Archive

Please reload

Tags

Cape Town running out of water, Blockchain for social impact, Saudi Arabia invests in renewables, and Good-bye Nittany Lion

February 12, 2018

Saudi Arabia to invest 7 billion in renewable energy (Yale 360)

"The world’s largest exporter of oil, Saudi Arabia, is shifting away from fossil fuels toward renewable energy. The country’s government plans to invest up to $7 billion in seven new solar plants and a wind farm by the end of the year, with a goal to get 10 percent of its power from renewables by 2023."

 

Yale Conference Explores How Blockchain Can Support a Sustainable Future

How can we design blockchain products and solutions that address urgent environmental and social challenges? The conference brings together students and blockchain innovators from diverse organizations (e.g. IBM, Conservation International, Rocky Mountain Institute, ConsenSys) to explore how the technology can be harnessed to address urgent problems, including climate change, deforestation, and humanitarian crises.

 

Capetown with 4.3 million people running out of water - AMAZING PHOTOS (UN Environment Program)

In just over 20 years, Cape Town’s population grew by around 80 per cent, from 2.4 million in 1995 to 4.3 million in 2018. During the same time period dam storage increased by only 15 per cent. Combined with the population boom, erratic weather and a persistent drought have created a severe crisis. Photographer and Cape Town resident Kelvin Trautman provided UN Environment with a series of photos that document the crisis.

 

Ghost Cat Gone: Eastern Cougar Officially Declared Extinct (EcoWatch)

Our mascot, the Nittany Lion, was created after the eastern cougar also called eastern mountian lion.  "This week the U.S. Fish and Wildlife Service officially declared the

 eastern cougar (Puma concolor couguar) to be extinct and removed it from the endangered species list.  The big cats, once native to New England, were last verifiably observed back in 1938. The service first concluded that the species was extinct back in 2011, and then proposed removing its protected status in 2015. This latest step, taken after extensive scientific review and public comment, completes the eastern cougar's long journey into the night.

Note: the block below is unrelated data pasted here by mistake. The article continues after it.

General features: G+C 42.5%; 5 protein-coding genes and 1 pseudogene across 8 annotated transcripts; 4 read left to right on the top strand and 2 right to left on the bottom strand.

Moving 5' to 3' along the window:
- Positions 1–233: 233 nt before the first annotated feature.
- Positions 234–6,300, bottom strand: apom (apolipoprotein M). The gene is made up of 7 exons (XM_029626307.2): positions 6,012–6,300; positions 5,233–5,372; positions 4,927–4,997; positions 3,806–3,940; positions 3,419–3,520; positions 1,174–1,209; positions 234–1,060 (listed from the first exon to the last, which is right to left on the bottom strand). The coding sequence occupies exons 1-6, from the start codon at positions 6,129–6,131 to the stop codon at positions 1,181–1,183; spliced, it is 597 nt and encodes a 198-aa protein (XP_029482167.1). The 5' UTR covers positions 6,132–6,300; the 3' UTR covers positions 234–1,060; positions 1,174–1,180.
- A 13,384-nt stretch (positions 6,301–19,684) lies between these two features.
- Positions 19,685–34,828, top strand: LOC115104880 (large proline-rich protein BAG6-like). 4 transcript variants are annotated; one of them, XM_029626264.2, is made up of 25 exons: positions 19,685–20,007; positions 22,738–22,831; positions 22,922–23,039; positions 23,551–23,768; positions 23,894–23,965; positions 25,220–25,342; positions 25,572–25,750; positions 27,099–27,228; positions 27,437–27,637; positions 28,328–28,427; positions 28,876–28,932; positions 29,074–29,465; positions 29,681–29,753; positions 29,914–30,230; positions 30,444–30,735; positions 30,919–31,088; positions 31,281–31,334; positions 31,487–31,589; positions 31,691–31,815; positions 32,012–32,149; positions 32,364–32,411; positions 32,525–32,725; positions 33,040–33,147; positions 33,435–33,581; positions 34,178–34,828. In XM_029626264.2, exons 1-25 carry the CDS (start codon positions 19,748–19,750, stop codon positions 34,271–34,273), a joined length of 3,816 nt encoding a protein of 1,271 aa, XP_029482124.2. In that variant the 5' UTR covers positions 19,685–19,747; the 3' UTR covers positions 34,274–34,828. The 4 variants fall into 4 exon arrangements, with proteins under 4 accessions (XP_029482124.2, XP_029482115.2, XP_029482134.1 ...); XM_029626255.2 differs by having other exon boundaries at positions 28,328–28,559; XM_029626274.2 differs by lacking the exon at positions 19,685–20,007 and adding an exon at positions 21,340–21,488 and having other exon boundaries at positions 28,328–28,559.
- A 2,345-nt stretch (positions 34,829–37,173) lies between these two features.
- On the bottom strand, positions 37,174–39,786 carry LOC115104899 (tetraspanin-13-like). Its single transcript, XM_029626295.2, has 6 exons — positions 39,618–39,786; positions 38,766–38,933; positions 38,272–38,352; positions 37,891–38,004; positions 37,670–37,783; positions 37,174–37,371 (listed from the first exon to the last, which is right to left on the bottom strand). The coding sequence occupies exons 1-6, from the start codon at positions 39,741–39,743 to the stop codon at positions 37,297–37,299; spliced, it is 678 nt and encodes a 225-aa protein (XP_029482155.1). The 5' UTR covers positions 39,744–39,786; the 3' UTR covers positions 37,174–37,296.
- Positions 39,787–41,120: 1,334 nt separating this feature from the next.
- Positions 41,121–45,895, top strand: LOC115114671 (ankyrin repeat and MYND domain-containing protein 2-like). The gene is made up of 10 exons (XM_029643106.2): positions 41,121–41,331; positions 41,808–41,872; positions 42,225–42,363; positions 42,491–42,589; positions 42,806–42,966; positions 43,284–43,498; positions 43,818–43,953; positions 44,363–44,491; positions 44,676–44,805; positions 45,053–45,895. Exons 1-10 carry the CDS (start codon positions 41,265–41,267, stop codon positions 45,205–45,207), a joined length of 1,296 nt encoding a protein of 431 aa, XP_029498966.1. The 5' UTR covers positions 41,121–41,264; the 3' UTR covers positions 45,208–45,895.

Penn State professor of wildlife resources Gary San Julian said in an article in 2011: "When you lose a top-level carnivore, it has a major impact on the whole ecosystem...We sort of give up the wild tradition and history of a place when we lose something like this."

 

Penn State Researcher Lillie Langlois on the carving up of Pennsylvania forests (Allegheny Front)

"Some migratory birds need the deep, dark cover of Pennsylvania’s forests to breed. But natural gas development has cut into their

 habitat. Lillie Langlois is a researcher and instructor at Penn State University, and she studied aerial images to map natural gas development in Lycoming County over a number of years. Langlois and her colleagues found that linear infrastructure like pipelines and roads had a bigger impact on carving up forests — and affecting the wildlife habitat within them — than the drilling well pads themselves."